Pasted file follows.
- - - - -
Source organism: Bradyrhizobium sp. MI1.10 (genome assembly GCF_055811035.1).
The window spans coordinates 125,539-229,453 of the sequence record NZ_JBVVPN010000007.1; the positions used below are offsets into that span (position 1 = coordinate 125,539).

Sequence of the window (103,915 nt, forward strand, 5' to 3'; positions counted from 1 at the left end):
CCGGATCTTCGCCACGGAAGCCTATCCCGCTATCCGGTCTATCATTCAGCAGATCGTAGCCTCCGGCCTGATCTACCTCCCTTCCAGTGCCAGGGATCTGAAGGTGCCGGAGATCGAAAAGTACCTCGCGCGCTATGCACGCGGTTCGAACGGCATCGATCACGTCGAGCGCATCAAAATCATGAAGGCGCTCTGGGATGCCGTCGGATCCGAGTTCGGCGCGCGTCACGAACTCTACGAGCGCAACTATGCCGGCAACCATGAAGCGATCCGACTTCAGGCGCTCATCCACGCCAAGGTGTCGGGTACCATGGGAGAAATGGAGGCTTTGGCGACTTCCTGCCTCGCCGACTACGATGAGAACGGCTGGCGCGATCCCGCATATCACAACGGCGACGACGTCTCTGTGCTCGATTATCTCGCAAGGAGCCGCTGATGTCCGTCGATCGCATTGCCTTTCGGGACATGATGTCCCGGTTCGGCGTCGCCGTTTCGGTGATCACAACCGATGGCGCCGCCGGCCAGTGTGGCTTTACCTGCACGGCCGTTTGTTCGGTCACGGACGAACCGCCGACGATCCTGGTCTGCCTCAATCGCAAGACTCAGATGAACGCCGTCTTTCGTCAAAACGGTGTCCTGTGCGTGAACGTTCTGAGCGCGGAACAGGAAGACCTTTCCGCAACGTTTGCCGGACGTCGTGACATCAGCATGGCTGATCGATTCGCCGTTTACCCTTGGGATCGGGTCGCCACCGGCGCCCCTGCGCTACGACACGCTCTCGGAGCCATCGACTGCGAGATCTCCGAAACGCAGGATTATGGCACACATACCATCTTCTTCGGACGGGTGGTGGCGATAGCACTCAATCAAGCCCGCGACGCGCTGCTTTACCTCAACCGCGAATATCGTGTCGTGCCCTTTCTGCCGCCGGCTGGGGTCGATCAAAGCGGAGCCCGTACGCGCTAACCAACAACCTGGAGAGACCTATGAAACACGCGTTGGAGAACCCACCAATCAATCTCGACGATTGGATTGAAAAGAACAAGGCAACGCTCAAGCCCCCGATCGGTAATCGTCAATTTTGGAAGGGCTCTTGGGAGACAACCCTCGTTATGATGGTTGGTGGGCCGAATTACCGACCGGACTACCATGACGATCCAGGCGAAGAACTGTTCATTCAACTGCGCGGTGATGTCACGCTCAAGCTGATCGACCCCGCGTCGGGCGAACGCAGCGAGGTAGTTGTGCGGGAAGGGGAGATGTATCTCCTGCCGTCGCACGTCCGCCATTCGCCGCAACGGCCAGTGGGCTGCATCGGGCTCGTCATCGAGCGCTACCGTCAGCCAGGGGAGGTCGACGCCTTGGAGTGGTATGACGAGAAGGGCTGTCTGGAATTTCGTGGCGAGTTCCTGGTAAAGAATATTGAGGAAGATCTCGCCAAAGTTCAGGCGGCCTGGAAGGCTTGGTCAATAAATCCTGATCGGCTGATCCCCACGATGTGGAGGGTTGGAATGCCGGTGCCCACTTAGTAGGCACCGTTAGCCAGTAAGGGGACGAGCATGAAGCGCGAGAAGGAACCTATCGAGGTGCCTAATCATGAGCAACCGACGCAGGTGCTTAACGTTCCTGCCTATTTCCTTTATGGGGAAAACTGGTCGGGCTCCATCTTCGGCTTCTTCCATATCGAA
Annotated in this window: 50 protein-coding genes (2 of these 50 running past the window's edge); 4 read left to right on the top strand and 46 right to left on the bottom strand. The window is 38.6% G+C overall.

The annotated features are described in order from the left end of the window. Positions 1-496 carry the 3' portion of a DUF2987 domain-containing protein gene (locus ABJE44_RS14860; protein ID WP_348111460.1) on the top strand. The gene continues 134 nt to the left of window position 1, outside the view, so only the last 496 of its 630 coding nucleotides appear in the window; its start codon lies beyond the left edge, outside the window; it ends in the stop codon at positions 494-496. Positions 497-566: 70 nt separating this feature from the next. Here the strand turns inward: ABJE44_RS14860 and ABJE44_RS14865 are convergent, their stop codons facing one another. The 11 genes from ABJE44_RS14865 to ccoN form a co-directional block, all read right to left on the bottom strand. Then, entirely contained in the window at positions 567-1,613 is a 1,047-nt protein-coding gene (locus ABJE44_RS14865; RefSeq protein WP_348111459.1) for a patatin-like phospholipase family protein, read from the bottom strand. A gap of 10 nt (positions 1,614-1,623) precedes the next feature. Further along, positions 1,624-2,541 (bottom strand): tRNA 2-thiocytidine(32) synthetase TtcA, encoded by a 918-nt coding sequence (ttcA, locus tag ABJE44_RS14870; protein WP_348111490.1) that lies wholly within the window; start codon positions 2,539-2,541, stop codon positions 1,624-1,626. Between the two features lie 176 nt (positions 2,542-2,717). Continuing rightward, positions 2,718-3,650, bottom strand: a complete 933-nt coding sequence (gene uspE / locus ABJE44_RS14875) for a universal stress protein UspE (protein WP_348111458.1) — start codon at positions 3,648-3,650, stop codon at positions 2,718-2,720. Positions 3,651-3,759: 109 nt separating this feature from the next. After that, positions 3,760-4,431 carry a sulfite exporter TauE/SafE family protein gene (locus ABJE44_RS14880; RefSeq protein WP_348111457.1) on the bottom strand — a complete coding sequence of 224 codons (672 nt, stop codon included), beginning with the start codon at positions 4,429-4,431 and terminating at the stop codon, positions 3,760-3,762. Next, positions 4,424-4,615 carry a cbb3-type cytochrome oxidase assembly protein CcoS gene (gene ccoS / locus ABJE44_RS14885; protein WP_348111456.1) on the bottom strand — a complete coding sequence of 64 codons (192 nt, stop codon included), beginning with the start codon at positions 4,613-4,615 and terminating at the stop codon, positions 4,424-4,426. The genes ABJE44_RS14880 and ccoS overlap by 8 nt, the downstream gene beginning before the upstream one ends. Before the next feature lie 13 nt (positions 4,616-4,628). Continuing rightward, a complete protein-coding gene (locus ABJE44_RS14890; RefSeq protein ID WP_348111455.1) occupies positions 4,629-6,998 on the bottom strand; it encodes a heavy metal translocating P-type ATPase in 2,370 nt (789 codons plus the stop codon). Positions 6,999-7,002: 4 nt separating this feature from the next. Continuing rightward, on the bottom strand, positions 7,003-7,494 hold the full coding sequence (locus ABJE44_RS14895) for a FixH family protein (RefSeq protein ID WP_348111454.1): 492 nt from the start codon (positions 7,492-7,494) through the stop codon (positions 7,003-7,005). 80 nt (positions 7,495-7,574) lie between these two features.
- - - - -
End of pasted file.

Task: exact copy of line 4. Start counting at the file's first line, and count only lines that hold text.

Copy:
CCGGATCTTCGCCACGGAAGCCTATCCCGCTATCCGGTCTATCATTCAGCAGATCGTAGCCTCCGGCCTGATCTACCTCCCTTCCAGTGCCAGGGATCTGAAGGTGCCGGAGATCGAAAAGTACCTCGCGCGCTATGCACGCGGTTCGAACGGCATCGATCACGTCGAGCGCATCAAAATCATGAAGGCGCTCTGGGATGCCGTCGGATCCGAGTTCGGCGCGCGTCACGAACTCTACGAGCGCAACTATGCCGGCAACCATGAAGCGATCCGACTTCAGGCGCTCATCCACGCCAAGGTGTCGGGTACCATGGGAGAAATGGAGGCTTTGGCGACTTCCTGCCTCGCCGACTACGATGAGAACGGCTGGCGCGATCCCGCATATCACAACGGCGACGACGTCTCTGTGCTCGATTATCTCGCAAGGAGCCGCTGATGTCCGTCGATCGCATTGCCTTTCGGGACATGATGTCCCGGTTCGGCGTCGCCGTTTCGGTGATCACAACCGATGGCGCCGCCGGCCAGTGTGGCTTTACCTGCACGGCCGTTTGTTCGGTCACGGACGAACCGCCGACGATCCTGGTCTGCCTCAATCGCAAGACTCAGATGAACGCCGTCTTTCGTCAAAACGGTGTCCTGTGCGTGAACGTTCTGAGCGCGGAACAGGAAGACCTTTCCGCAACGTTTGCCGGACGTCGTGACATCAGCATGGCTGATCGATTCGCCGTTTACCCTTGGGATCGGGTCGCCACCGGCGCCCCTGCGCTACGACACGCTCTCGGAGCCATCGACTGCGAGATCTCCGAAACGCAGGATTATGGCACACATACCATCTTCTTCGGACGGGTGGTGGCGATAGCACTCAATCAAGCCCGCGACGCGCTGCTTTACCTCAACCGCGAATATCGTGTCGTGCCCTTTCTGCCGCCGGCTGGGGTCGATCAAAGCGGAGCCCGTACGCGCTAACCAACAACCTGGAGAGACCTATGAAACACGCGTTGGAGAACCCACCAATCAATCTCGACGATTGGATTGAAAAGAACAAGGCAACGCTCAAGCCCCCGATCGGTAATCGTCAATTTTGGAAGGGCTCTTGGGAGACAACCCTCGTTATGATGGTTGGTGGGCCGAATTACCGACCGGACTACCATGACGATCCAGGCGAAGAACTGTTCATTCAACTGCGCGGTGATGTCACGCTCAAGCTGATCGACCCCGCGTCGGGCGAACGCAGCGAGGTAGTTGTGCGGGAAGGGGAGATGTATCTCCTGCCGTCGCACGTCCGCCATTCGCCGCAACGGCCAGTGGGCTGCATCGGGCTCGTCATCGAGCGCTACCGTCAGCCAGGGGAGGTCGACGCCTTGGAGTGGTATGACGAGAAGGGCTGTCTGGAATTTCGTGGCGAGTTCCTGGTAAAGAATATTGAGGAAGATCTCGCCAAAGTTCAGGCGGCCTGGAAGGCTTGGTCAATAAATCCTGATCGGCTGATCCCCACGATGTGGAGGGTTGGAATGCCGGTGCCCACTTAGTAGGCACCGTTAGCCAGTAAGGGGACGAGCATGAAGCGCGAGAAGGAACCTATCGAGGTGCCTAATCATGAGCAACCGACGCAGGTGCTTAACGTTCCTGCCTATTTCCTTTATGGGGAAAACTGGTCGGGCTCCATCTTCGGCTTCTTCCATATCGAA